There could be a long list of items to account for in your child's budget. Even if you assume that room and board are accounted for, other costs to consider might include transportation expenses, clothing, school supplies and miscellaneous costs like entertainment.

Still, your child likely won't know how much the day-to-day college costs will be until he or she starts school. That's why he or she should use a spreadsheet or Mint.com to track spending, advises Mark Kantrowitz, the publisher and vice president of research at the website SavingforCollege.com. Other free budgeting apps your child may want to consider include PocketGuard, Wally and Expense Keep. Eventually, your child will have a good sense of how much daily college life costs – and will start to develop some good budgeting habits to maintain after college.

Weigh the benefits and drawbacks of a part-time job. While collecting extra income from a part-time gig may seem like a smart financial decision to your child, keep in mind that a demanding job can take a toll on his or her long-term financial health.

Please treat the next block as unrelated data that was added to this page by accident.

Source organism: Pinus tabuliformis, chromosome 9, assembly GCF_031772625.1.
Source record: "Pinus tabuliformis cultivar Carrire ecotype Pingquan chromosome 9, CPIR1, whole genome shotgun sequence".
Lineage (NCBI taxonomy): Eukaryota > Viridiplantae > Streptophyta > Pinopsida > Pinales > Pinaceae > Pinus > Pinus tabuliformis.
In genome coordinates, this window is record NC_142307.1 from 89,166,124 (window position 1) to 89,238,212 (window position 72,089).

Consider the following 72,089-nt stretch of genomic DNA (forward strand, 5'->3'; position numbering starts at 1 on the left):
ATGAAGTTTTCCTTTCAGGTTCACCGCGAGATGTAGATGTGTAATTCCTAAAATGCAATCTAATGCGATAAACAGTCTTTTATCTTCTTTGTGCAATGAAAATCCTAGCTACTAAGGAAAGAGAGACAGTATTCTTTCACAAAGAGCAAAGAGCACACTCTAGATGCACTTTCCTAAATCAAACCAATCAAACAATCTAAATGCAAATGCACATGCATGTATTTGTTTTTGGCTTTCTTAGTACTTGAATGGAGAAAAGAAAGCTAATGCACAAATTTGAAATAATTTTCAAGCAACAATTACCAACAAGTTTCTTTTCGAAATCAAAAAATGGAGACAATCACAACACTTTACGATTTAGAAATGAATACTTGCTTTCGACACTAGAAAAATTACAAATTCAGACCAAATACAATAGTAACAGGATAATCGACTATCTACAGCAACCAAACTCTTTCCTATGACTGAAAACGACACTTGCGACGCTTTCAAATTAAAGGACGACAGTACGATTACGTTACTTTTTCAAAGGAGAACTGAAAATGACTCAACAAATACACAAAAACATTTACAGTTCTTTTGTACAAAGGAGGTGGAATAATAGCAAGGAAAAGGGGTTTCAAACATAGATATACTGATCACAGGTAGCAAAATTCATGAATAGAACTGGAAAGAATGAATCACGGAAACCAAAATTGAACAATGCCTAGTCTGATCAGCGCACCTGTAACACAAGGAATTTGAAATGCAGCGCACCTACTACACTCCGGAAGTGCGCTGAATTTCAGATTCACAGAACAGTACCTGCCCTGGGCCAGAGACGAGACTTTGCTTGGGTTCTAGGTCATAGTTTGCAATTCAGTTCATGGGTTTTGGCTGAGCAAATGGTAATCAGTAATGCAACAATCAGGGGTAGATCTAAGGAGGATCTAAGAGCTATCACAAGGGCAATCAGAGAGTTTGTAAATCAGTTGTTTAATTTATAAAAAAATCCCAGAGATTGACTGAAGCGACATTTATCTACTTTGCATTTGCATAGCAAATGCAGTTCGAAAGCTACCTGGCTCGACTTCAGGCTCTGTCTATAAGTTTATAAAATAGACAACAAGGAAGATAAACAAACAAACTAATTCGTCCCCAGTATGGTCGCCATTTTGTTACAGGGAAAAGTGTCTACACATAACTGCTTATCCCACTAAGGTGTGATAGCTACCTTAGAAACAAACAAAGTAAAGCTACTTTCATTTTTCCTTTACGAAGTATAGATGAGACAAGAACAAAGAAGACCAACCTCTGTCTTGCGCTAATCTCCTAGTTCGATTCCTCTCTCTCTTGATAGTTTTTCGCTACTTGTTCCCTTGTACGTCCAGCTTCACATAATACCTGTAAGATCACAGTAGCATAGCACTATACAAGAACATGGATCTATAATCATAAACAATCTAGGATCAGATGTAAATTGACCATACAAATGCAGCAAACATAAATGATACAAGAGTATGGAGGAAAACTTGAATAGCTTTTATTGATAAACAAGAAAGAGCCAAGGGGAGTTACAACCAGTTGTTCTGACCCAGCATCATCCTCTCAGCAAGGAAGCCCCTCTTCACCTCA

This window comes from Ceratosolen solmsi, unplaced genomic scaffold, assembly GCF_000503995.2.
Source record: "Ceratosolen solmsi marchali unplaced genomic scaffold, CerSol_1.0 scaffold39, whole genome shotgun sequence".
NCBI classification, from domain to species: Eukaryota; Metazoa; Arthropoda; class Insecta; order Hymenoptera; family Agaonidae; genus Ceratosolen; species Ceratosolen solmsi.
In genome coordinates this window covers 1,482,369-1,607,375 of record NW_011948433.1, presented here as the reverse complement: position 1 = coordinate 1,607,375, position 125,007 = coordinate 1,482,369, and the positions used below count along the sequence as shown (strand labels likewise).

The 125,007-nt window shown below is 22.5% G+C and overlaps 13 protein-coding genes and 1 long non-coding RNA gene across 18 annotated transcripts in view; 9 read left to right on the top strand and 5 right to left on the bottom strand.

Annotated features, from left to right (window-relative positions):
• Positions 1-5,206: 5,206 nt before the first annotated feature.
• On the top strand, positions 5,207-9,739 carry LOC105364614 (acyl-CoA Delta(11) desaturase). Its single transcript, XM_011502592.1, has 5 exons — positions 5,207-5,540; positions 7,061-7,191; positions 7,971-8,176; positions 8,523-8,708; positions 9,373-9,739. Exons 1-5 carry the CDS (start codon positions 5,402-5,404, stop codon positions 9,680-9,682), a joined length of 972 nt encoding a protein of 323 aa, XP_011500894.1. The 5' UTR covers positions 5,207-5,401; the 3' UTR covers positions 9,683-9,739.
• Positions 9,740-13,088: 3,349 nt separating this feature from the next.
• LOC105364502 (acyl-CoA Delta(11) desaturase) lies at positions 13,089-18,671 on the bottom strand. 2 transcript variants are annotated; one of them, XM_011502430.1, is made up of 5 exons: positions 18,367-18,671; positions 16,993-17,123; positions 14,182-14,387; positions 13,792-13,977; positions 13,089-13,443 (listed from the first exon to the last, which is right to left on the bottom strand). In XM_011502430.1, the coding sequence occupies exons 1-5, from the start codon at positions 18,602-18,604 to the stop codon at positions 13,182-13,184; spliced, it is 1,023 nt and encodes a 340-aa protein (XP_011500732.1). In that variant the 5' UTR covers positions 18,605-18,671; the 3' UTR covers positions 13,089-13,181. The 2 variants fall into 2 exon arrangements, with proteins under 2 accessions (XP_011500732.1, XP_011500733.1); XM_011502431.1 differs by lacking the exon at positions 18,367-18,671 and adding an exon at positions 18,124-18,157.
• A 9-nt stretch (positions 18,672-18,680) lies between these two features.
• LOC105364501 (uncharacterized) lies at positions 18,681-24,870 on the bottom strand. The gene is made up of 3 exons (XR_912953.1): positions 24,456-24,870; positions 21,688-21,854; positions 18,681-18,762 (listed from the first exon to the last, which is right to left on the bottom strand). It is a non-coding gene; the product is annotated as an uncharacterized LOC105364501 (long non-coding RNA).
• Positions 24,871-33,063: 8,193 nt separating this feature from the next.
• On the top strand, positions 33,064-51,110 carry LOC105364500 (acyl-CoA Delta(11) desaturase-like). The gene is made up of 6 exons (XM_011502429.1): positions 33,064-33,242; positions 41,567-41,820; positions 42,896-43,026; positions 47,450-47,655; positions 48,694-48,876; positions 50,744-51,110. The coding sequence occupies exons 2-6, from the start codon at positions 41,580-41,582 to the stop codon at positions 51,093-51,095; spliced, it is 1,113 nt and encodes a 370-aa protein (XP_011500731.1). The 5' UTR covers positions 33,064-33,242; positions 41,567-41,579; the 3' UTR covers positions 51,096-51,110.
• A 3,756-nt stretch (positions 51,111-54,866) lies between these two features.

"Students who work full time while enrolled are half as likely to graduate within six years as students who work 12 hours or less a week," Kantrowitz says. "Every additional hour beyond 12 takes too much time away from academics."

If your child does have to work, it's a wise idea to encourage him or her to find a job on or near campus, so time isn't wasted commuting to the job. And if your child is a rising junior or sophomore, he or she might consider becoming a residential adviser for a dorm, which generally offers room and board in exchange for supervising and mentoring the students on the floor.

Consider getting your child a credit card. Opening a new credit card account can be advantageous to establish healthy credit habits. However, keep in mind, those under age 21 can't apply for a credit card without proof of independent income or a co-signer.

As an authorized user, your child may be able to build credit history, though this depends on whether or not the credit card purchases end up being reported on his or her credit report. That said, if you sometimes miss payments and your kid is an authorized user, you could hurt your child's credit.